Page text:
The Psychology of Accountability and Political Review of Agency Rules

By Seidenfeld, Mark | Duke Law Journal, December 2001 | Go to article overview

The Psychology of Accountability and Political Review of Agency Rules


Seidenfeld, Mark, Duke Law Journal


INTRODUCTION

Over the past three decades, mechanisms for reviewing agency rulemaking have multiplied. The traditional mechanism of oversight by congressional committees (1) has been supplemented by, inter alia, rigorous judicial review of agency reasons for adopting rules, (2) a mandate that the agency perform cost-benefit analyses of major rules--analyses which are in turn scrutinized by the Office of Management and Budget (3)--and most recently fast-track review by Congress. (4) This plethora of oversight mechanisms naturally raises several related questions: Are all of these avenues for reviewing agency rulemaking necessary? What benefits accrue from these various review mechanisms? What mix of review mechanisms is likely to encourage agencies to adopt rules that best serve the underlying purposes of the statutes that the agencies are authorized to administer?

In a companion article to this Essay, (5) I use psychologists' understanding of accountability to analyze judicial review's potential to improve the quality of agency staff decisionmaking in formulating rules. That article concludes that the hard look version of judicial review, (6) currently applied by the courts, encourages agencies to take greater care when formulating rules, which in turn decreases the likelihood that the rulemaking process will reflect psychological decisionmaking biases. (7) Judicial review, however, also has some undesirable consequences: it imposes significant burdens on agency information gathering and analysis, (8) which increases the time and cost of rulemaking, and can even dissuade agencies from using informal rulemaking when adopting policies that significantly affect the public. (9) Hence, the conclusion that judicial review of agency rules encourages careful decisionmaking does not justify judicial review if one can derive the same benefit--decreasing psychological decisionmaking biases--from other forms of oversight that do not have the same degree of undesirable consequences. In other words, to know whether hard look review is worthwhile, one must analyze the likely impact of alternative oversight mechanisms to determine whether they provide similar benefits with fewer unintended consequences. In addition, if one concludes that alternative mechanisms cannot substitute for judicial review, then one must face the question of whether use of such alternatives is justified. By illuminating the impact of oversight mechanisms other than judicial review, the literature on the psychology of accountability can help one discern whether such mechanisms provide independent benefits that warrant maintaining political review, and what form such review should take.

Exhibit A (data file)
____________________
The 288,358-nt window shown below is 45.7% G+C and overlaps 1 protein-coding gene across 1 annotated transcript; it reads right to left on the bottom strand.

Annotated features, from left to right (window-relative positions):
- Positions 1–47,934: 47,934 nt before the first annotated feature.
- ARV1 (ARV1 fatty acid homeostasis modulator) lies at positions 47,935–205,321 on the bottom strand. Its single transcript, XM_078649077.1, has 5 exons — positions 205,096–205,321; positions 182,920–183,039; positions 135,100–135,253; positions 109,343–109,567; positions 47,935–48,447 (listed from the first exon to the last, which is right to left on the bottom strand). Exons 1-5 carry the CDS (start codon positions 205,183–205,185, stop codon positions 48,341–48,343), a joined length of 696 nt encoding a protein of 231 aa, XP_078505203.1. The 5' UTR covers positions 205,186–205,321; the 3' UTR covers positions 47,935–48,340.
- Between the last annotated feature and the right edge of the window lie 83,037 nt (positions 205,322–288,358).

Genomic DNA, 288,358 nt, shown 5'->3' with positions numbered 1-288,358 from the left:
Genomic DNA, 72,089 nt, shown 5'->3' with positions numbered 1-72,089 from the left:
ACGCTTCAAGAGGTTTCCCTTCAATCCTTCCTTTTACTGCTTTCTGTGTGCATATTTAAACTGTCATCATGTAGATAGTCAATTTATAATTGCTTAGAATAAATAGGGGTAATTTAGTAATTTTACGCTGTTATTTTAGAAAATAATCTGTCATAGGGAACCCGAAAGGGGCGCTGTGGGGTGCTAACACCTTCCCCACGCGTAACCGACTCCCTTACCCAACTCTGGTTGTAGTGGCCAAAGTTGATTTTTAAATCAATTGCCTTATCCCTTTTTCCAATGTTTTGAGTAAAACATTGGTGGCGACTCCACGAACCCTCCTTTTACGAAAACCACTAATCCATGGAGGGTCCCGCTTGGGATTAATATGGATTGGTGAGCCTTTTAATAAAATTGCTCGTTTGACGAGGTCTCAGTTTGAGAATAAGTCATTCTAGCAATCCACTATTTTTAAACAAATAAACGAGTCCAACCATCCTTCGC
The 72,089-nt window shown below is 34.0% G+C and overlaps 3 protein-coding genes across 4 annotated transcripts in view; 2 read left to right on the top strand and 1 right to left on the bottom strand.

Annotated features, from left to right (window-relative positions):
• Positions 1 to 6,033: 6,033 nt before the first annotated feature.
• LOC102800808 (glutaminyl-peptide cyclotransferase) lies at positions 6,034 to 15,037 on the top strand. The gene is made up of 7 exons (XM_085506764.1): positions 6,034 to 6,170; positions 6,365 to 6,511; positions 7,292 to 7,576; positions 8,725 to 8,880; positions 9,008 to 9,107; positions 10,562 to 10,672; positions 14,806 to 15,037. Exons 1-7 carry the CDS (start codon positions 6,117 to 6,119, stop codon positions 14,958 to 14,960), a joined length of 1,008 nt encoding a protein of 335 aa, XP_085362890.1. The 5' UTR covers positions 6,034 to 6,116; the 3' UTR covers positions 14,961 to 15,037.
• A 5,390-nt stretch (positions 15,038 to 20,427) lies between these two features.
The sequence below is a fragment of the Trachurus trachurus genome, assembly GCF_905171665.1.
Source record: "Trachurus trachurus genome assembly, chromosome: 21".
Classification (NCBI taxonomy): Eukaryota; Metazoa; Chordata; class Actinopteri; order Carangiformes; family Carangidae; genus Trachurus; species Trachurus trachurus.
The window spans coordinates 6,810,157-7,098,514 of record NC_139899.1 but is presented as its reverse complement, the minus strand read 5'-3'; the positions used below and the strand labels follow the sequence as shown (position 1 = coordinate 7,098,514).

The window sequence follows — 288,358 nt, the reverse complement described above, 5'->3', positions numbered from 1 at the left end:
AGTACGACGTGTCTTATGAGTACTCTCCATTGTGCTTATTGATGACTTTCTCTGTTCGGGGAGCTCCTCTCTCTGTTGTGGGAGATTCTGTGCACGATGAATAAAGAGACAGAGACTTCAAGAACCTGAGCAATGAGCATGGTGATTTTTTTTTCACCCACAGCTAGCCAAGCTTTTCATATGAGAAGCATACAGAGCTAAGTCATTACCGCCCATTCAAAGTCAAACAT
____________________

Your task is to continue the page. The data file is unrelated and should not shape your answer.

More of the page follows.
In this Essay, I use the psychology literature on accountability to evaluate the likely impact of the various forms of political review on the quality of agency decisionmaking. I begin by briefly reviewing the basic findings of psychological research regarding the impact of accountability on decisionmaking. I then apply those findings to the three mechanisms of political review mentioned above--OMB scrutiny of cost-benefit analyses that accompany rules, congressional committee oversight of rulemaking, and congressional fast-track review. Finally, I discuss the implications of those findings, addressing in particular the contention of some scholars that judicial review is unnecessary in light of political review, and opining on the desirability of each mechanism for political review. I conclude that, unlike judicial review, none of the mechanisms for political oversight that I analyze promises to improve the quality of agency staff formulation of most rules. These mechanisms, nonetheless, encourage agencies to develop rules that accord with the preferences of influential political actors, such as the president, congressional leaders, and chairs of committees responsible for oversight of agency programs. Whether one views such encouragement as a justification for political review depends, in large measure, on the theoretical model of the administrative state to which one subscribes. …

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